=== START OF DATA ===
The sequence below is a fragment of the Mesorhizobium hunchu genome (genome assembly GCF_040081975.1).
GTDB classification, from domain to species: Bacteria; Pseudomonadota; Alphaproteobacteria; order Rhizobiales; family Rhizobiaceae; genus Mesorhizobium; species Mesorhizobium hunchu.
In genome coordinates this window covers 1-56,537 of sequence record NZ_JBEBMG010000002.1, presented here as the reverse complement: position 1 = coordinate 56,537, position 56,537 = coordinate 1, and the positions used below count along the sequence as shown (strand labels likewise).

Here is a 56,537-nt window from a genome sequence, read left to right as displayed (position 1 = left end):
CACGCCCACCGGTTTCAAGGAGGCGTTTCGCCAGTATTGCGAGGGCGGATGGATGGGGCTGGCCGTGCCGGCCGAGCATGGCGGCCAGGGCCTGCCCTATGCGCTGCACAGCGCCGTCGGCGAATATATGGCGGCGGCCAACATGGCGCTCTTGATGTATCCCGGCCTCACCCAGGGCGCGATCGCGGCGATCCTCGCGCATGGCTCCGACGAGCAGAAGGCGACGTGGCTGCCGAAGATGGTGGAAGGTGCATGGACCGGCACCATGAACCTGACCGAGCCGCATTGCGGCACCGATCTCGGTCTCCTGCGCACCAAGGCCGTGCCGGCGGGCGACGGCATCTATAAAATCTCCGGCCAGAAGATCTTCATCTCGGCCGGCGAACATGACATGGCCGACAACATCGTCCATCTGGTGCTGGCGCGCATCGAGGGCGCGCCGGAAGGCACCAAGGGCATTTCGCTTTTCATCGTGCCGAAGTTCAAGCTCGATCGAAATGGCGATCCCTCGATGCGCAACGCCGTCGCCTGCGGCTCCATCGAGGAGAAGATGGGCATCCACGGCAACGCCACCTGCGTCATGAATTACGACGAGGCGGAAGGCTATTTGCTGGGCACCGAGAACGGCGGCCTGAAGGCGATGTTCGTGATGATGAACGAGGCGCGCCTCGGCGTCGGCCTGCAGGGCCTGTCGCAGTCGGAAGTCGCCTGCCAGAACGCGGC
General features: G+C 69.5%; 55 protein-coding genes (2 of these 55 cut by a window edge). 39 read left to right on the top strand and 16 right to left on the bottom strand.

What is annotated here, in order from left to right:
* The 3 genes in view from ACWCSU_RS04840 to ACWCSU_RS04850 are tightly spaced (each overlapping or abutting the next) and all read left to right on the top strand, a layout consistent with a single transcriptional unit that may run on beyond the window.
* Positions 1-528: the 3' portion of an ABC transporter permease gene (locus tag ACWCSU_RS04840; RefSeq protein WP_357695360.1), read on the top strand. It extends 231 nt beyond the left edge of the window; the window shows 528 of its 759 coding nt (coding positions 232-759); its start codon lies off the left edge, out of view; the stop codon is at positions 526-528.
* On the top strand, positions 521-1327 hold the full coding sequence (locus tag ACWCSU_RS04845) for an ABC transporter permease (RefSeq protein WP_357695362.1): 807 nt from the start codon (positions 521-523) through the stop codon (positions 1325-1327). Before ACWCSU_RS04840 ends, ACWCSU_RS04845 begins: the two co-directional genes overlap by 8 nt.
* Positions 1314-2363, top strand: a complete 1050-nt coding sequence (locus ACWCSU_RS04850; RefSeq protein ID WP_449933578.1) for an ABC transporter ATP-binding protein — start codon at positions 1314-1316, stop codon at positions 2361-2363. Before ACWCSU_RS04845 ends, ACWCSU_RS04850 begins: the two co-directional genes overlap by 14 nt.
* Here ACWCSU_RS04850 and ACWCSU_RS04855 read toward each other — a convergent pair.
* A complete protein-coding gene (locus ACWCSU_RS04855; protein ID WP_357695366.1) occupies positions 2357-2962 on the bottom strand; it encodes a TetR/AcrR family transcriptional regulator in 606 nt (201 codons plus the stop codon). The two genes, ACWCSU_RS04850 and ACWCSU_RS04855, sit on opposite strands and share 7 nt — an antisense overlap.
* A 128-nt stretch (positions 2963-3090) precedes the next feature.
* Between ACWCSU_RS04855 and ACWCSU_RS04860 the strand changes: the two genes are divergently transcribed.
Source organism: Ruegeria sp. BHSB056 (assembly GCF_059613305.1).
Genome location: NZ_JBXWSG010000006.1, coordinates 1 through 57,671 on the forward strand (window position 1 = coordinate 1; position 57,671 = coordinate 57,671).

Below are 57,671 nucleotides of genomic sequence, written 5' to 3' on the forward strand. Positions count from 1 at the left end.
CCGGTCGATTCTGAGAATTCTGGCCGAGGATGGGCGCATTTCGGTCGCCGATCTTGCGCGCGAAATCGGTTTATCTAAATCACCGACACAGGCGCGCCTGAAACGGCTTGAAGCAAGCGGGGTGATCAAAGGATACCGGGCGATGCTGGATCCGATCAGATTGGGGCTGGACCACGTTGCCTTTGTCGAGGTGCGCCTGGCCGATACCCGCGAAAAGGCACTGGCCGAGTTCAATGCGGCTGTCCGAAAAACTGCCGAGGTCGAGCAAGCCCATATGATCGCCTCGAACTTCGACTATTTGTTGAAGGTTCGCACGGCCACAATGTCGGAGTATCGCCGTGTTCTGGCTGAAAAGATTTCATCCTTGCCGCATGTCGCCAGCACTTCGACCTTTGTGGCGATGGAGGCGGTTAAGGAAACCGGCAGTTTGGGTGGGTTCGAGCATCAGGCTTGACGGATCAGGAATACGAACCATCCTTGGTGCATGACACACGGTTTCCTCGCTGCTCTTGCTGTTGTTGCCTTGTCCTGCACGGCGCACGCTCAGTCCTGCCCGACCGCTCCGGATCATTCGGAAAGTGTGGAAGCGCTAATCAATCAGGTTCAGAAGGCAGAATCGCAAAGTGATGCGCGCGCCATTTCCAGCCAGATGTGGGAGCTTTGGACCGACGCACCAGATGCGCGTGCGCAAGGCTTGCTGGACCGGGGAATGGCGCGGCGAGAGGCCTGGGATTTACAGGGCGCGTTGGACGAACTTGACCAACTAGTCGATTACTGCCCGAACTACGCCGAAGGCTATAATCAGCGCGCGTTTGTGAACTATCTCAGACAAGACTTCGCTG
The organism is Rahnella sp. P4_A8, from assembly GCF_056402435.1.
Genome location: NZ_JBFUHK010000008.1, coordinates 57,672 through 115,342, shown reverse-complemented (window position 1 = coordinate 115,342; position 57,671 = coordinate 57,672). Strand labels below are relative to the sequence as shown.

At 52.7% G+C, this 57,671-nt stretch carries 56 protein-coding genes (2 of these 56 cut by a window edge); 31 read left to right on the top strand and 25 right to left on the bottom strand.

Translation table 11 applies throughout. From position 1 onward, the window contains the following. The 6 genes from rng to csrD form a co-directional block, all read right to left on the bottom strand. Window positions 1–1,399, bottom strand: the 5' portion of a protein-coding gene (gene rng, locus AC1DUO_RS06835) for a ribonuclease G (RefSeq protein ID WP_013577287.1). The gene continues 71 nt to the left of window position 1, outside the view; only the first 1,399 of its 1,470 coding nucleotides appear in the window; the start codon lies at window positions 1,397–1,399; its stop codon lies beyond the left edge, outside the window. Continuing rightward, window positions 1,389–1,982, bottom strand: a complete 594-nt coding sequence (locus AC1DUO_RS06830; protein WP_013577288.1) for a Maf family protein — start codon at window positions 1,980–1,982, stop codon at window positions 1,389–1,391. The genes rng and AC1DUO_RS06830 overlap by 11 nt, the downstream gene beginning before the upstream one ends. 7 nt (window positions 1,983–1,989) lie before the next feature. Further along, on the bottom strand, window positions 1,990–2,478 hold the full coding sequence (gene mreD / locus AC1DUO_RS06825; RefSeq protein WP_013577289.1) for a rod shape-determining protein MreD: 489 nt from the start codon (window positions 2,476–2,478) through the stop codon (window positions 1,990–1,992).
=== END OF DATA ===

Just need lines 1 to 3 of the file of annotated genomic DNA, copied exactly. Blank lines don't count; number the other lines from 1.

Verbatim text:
The sequence below is a fragment of the Mesorhizobium hunchu genome (genome assembly GCF_040081975.1).
GTDB classification, from domain to species: Bacteria; Pseudomonadota; Alphaproteobacteria; order Rhizobiales; family Rhizobiaceae; genus Mesorhizobium; species Mesorhizobium hunchu.
In genome coordinates this window covers 1-56,537 of sequence record NZ_JBEBMG010000002.1, presented here as the reverse complement: position 1 = coordinate 56,537, position 56,537 = coordinate 1, and the positions used below count along the sequence as shown (strand labels likewise).